April 29, 2021
The inordinate complexity of post-collision vehicle fires, as well as the severe consequences of injury and property loss from these events, has long been of concern to the engineering community and the public at large. Though the principles of fire science, vehicle mechanics, materials science, and accident reconstruction apply to post-collision fire analysis for all vehicles, drivers across the globe are increasingly trading conventional vehicles for those with more advanced technologies, some which carry new risks.
Hybrid and electric drivetrains are replacing the traditional internal combustion engine with on-board batteries, electric motors, and hydrogen fuel cells, and advanced driver assistance systems (ADAS) are increasingly performing aspects of the driving task. While these advancements are designed to benefit mobility, health, and safety, the addition of novel energy sources presents new challenges to designers, manufacturers, consumers, firefighters, and post-fire investigators.
Following a serious collision fire, it is important for origin and cause to be determined as accurately as possible.
Unfortunately, best practices in the general fire investigation community often do not yet account for the technological complexities associated with the heat sources and design features of hybrid, electric, and autonomous vehicles.
Properly determining the cause of post-collision fires in technologically advanced vehicles often requires the collaboration of mechanical, thermal, electrical, and battery engineers with expertise in fire and crash investigations as well as advanced vehicle systems.
Complexities of Post-Collision Fire Investigations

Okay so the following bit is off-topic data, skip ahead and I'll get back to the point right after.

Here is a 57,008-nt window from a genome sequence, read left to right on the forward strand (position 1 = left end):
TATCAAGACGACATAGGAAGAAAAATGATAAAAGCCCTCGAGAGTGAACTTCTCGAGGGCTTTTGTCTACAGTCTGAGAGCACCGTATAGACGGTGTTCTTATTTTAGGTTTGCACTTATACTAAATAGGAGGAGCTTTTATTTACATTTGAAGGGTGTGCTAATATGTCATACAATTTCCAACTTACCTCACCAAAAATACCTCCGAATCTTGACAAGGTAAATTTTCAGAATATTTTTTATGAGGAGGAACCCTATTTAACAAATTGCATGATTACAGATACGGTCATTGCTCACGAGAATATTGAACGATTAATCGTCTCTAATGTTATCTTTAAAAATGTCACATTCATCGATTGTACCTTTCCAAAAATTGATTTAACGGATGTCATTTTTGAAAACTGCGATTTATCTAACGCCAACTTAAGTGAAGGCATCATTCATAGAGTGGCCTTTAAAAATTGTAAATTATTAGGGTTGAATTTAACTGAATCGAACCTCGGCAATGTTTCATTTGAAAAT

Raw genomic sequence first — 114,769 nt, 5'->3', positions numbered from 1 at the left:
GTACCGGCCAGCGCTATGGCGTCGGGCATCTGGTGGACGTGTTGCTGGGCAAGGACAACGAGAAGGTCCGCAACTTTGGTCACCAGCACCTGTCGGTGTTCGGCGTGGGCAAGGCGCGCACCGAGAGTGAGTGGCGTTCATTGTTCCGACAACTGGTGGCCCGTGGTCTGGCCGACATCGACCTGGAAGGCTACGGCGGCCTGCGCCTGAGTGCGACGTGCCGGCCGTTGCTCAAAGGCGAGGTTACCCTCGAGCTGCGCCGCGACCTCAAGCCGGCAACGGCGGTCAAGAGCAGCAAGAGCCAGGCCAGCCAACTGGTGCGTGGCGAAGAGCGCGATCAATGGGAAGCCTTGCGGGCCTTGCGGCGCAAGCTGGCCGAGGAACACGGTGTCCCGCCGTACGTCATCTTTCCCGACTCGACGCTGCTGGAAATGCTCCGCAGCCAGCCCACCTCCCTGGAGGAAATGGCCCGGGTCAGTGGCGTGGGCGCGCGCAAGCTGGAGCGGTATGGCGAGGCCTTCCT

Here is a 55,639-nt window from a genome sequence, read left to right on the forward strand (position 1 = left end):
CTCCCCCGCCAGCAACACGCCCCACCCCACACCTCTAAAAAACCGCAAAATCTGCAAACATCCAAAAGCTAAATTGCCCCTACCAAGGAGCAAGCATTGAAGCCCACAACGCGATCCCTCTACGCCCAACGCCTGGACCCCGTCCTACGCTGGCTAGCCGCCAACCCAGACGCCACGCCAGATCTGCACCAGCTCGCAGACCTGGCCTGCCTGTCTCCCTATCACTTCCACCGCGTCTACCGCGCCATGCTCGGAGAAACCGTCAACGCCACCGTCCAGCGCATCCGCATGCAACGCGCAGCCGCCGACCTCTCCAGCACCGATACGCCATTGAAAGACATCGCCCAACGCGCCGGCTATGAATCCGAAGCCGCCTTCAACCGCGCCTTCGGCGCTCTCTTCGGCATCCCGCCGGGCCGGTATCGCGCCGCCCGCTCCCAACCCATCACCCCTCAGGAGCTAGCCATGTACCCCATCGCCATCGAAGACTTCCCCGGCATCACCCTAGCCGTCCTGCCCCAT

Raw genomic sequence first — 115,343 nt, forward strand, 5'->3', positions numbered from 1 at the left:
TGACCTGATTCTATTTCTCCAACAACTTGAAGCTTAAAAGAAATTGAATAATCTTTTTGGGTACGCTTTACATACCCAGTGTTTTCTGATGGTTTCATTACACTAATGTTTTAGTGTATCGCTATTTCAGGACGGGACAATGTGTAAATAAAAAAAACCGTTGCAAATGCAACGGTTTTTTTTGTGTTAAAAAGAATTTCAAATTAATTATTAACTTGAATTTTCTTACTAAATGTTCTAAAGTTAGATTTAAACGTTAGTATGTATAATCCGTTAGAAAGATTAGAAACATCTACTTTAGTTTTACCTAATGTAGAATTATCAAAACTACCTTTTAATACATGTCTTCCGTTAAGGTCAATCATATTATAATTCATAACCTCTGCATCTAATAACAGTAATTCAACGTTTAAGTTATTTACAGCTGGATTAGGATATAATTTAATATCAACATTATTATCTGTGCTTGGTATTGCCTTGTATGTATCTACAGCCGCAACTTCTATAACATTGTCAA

Structural, thermal, and electrical damages are often closely coupled in vehicle post-collision fires, which makes investigation complex. Because the cause of fire is usually related to crush or distortion of vehicle components, investigators must carefully consider collision dynamics when determining the root cause of a fire.
One advantage of advanced-technology vehicles is that their electronics-rich systems often record extensive data that provide quantifiable information about the collision event and clues as to fire cause. But the additional electronic components, batteries, and high-voltage systems also increase the complexity of crash and fire analyses and create unique challenges for both fire suppression and fire investigation.
Fires in lithium-ion batteries can reach very high local temperatures, leading to difficulty in extinguishment and unconventional damage patterns. Vehicles with such batteries may also self-ignite many hours after a fire is extinguished, requiring additional suppression efforts and causing thermal damage that an investigator must consider.
As such, post-collision fire investigations of advanced-technology vehicles may require an evaluation of a battery's performance, review of thermal or mechanical abuse on vehicle systems, and an understanding of burn patterns that may differ from those in conventional vehicle fires.
Assessing Root Cause
As advanced vehicle technologies become more mainstream, fire investigation strategies must adapt to account for the above complexities. This includes partnering with independent third parties who can leverage their knowledge of conventional collision fires by overlaying advanced vehicle, thermal, structural, and battery expertise to assessments of damage, fire origin, and root cause.
How Exponent Can Help
Our team at Exponent begins post-collision fire investigations at the macro level by determining the dynamics of the collision and origin of the fire before drilling down into the causal details. Our highly experienced staff follow the guidance of tried-and-true investigation techniques, such as the scientific process outlined in NFPA 921. If an investigation warrants extensive assessment, we have the expertise and facilities to perform in-depth studies.
At our Phoenix Test & Engineering Center, we perform a gamut of analyses, from full-scale crash tests with fully fueled or charged vehicles to assess collision dynamics and fire risk, to full-scale vehicle burn tests and custom flammability tests to assess potential modes of fire initiation and spread. The inferences obtained from this wide variety of scientific tests and engineering analyses are often necessary to understand the many complexities of post-collision vehicle fires and determine the root cause of incidents for all types of vehicles.